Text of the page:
The Art of Reporting Bugs
I've always intended to write from the end-user's perspective about the art of testing software and reporting bugs. End-user testing is fundamental to the iterative process of developing quality software. The more technical approach for testing software would certainly discuss engineering tools and standards which are widely practiced by development teams. This piece is addressed to end-users who use desktop/laptop software daily and occasionally run into an annoying, unexpected behavior or worse, an application crash. It happens.
Independent developers depend upon feedback and bug reports to verify then validate their bug fixes. Obviously not all bugs are showstoppers or system crashes; they might be cosmetic in nature or a typo in the documentation, an unclear menu command or even a confusing feature that is poorly implemented or poorly explained. These are just a few of the many issues we expect to deal with as software developers. And for us, customer service, philosophically speaking, is a product feature that is necessary for delivering more value. And many times, customer service begins with the bug report and problem feedback. Why is my software crashing today and can you help me right now?
Over the years, we have come to know many of our users while furiously tracking down a bug fix or making a feature improvement. Typically the exchange begins with a request from us for more information about the bug or problem being reported. No one expects a perfectly documented bug report but some of our users have come close on their first feedback email.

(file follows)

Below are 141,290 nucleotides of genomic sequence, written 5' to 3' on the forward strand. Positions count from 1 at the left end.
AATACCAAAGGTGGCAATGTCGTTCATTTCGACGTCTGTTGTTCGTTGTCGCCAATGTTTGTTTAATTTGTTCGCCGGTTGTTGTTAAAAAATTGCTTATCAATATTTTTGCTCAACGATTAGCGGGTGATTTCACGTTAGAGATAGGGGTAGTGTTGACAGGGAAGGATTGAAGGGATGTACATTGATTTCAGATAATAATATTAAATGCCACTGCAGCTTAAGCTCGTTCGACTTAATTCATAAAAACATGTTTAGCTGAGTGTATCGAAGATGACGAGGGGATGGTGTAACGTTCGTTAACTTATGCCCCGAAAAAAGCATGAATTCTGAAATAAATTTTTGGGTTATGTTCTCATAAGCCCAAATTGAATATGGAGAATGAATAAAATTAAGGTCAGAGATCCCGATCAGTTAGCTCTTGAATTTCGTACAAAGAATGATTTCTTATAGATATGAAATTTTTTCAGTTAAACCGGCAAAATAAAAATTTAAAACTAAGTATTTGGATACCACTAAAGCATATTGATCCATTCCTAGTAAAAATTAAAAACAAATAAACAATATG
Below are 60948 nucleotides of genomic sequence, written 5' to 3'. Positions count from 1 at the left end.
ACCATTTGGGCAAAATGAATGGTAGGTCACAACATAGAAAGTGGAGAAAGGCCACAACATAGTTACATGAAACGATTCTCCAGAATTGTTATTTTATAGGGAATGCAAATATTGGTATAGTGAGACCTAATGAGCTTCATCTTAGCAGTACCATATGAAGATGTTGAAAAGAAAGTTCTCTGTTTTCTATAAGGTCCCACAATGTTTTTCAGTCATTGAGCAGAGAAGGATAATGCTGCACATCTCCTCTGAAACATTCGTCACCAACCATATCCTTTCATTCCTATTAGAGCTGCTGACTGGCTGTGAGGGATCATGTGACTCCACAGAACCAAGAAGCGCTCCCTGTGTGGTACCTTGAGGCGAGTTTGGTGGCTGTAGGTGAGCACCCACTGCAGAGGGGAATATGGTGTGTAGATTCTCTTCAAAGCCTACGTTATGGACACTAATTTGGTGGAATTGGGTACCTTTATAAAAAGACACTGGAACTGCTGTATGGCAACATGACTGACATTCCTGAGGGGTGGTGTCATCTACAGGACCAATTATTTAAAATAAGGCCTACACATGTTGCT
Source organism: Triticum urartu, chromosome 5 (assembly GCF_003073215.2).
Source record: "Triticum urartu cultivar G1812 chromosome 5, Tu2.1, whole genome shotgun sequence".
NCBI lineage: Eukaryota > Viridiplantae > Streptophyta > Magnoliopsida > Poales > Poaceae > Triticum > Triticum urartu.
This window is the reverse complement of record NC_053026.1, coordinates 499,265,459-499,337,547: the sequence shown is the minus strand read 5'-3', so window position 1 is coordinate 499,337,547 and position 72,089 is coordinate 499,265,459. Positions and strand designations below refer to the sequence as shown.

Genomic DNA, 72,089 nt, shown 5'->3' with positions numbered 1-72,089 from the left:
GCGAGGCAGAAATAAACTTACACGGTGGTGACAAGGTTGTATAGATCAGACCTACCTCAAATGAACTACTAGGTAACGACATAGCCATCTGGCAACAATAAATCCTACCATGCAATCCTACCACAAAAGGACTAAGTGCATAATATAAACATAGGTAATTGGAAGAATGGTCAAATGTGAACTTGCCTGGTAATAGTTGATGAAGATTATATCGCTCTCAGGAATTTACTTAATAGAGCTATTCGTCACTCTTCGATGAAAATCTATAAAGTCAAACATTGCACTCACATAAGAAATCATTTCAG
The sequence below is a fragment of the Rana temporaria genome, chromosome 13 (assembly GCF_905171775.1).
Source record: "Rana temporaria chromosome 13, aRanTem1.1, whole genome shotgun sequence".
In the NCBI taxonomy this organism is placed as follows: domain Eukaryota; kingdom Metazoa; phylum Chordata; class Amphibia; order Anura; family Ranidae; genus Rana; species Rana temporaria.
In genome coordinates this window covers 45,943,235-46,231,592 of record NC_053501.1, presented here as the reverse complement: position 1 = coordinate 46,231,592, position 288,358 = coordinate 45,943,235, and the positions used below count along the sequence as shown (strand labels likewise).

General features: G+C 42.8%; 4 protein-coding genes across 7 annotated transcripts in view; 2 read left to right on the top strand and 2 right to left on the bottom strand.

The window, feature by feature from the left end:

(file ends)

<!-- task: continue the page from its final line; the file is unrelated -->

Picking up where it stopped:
So what are some of the best practices we recommend when reporting bugs? As common sense as any checklist can be, there are still gaps in the reporting process but these guidelines are intended to help remind anyone reporting a bug that process and completeness matter. Even the most experienced developers and testers will slip up or forget important details that are necessary for testing and validating a new bug report or even doing a regression test to validate a bug fix. But at the end of the day, it's still an art in terms of creating an effective bug report that communicates so clearly as to inform the developer without any ambiguity or obfuscation.
A Simple Bug Reporting Checklist
#1 - Is the unexpected behavior or application hang/crash reproducible?
#2 - What are the exact steps for reproducing the observed bug?
#3 - What is your environment (system software version, application version, hardware)
#4 - What other applications were running at the time of the event?
#5 - Create a screen recording with voice narration of the issue (QuickTime Player feature)
#6 - Send the Console log or the crash report (modern OS systems now report automatically)
#7 - Send a System Report (found in the About This Mac menu)
And finally, Mike, our CTO says to think of Sherlock Holmes. The smallest detail may seem insignificant but could be the most important clue.